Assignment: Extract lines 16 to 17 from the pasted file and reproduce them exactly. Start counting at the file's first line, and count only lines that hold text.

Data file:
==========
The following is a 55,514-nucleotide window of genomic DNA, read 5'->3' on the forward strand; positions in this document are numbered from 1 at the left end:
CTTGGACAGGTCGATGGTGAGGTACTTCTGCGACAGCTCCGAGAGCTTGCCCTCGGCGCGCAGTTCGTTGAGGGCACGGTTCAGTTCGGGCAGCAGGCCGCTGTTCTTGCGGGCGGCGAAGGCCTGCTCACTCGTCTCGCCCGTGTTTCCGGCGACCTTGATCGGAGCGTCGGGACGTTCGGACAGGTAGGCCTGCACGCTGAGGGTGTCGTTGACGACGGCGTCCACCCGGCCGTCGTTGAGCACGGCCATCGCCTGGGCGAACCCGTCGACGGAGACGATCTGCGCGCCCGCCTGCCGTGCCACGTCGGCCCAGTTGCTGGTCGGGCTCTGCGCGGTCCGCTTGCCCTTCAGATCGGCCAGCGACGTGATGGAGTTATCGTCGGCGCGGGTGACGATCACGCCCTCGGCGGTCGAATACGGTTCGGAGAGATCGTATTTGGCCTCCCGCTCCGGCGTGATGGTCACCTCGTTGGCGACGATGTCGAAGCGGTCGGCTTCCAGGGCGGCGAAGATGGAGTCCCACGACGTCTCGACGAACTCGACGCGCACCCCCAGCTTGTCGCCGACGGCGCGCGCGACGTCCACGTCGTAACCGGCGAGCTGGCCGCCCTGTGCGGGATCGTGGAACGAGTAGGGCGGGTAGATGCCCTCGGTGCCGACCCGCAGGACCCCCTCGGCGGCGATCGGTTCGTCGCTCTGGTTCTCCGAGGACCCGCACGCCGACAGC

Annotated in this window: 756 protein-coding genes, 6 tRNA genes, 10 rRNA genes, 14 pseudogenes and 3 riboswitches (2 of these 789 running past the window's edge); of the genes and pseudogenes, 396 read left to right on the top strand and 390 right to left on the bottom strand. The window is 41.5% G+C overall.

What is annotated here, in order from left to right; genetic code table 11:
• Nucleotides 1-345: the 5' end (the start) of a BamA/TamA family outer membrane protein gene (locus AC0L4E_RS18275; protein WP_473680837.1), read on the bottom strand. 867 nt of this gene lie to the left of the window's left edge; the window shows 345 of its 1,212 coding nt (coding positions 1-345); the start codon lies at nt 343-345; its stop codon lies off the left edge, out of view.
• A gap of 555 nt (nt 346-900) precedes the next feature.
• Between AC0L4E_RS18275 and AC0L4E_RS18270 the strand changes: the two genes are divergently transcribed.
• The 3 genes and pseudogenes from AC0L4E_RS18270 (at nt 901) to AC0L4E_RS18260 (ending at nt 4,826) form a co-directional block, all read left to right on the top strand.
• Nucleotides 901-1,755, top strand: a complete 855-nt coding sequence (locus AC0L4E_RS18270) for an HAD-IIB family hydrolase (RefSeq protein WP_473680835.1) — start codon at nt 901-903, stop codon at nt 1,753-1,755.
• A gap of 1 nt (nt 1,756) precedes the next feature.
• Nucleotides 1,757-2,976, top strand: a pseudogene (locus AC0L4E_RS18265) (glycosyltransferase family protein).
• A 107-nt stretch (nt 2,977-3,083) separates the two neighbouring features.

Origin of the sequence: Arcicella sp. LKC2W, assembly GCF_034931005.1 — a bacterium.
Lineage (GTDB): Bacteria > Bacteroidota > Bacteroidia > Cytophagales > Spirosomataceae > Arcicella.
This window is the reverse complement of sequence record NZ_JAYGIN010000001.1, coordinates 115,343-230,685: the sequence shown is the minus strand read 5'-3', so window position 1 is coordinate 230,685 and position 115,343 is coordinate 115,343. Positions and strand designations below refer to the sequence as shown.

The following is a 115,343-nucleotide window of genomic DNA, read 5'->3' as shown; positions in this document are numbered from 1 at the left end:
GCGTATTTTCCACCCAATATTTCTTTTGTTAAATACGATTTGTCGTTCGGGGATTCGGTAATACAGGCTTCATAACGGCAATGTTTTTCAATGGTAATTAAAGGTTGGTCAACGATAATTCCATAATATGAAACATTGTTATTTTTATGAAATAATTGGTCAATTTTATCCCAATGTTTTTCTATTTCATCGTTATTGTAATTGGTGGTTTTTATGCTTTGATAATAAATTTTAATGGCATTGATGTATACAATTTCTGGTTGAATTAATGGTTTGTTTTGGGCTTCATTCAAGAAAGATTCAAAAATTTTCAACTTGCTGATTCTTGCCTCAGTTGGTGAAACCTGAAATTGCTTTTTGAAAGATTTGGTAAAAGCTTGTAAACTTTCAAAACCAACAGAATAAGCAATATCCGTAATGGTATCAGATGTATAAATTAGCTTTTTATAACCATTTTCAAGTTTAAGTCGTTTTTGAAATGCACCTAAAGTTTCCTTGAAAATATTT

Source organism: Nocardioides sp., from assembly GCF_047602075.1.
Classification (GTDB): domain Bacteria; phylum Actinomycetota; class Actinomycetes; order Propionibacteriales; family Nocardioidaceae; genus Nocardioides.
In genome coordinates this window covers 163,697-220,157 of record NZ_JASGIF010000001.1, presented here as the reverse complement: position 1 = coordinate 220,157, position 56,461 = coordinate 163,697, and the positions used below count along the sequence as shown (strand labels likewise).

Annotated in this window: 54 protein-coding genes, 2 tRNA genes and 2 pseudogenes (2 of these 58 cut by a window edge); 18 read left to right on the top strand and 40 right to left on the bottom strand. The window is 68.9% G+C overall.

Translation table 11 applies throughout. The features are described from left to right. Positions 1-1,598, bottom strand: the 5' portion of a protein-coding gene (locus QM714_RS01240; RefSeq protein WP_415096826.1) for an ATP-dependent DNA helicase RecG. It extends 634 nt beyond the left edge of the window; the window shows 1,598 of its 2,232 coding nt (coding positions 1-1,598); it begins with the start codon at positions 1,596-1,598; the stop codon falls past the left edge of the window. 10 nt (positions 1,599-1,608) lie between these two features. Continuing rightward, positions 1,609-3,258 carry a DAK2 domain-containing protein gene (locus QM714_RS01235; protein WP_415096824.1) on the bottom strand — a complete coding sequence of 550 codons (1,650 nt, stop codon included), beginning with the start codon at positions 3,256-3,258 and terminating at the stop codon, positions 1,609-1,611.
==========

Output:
The following is a 115,343-nucleotide window of genomic DNA, read 5'->3' as shown; positions in this document are numbered from 1 at the left end:
GCGTATTTTCCACCCAATATTTCTTTTGTTAAATACGATTTGTCGTTCGGGGATTCGGTAATACAGGCTTCATAACGGCAATGTTTTTCAATGGTAATTAAAGGTTGGTCAACGATAATTCCATAATATGAAACATTGTTATTTTTATGAAATAATTGGTCAATTTTATCCCAATGTTTTTCTATTTCATCGTTATTGTAATTGGTGGTTTTTATGCTTTGATAATAAATTTTAATGGCATTGATGTATACAATTTCTGGTTGAATTAATGGTTTGTTTTGGGCTTCATTCAAGAAAGATTCAAAAATTTTCAACTTGCTGATTCTTGCCTCAGTTGGTGAAACCTGAAATTGCTTTTTGAAAGATTTGGTAAAAGCTTGTAAACTTTCAAAACCAACAGAATAAGCAATATCCGTAATGGTATCAGATGTATAAATTAGCTTTTTATAACCATTTTCAAGTTTAAGTCGTTTTTGAAATGCACCTAAAGTTTCCTTGAAAATATTT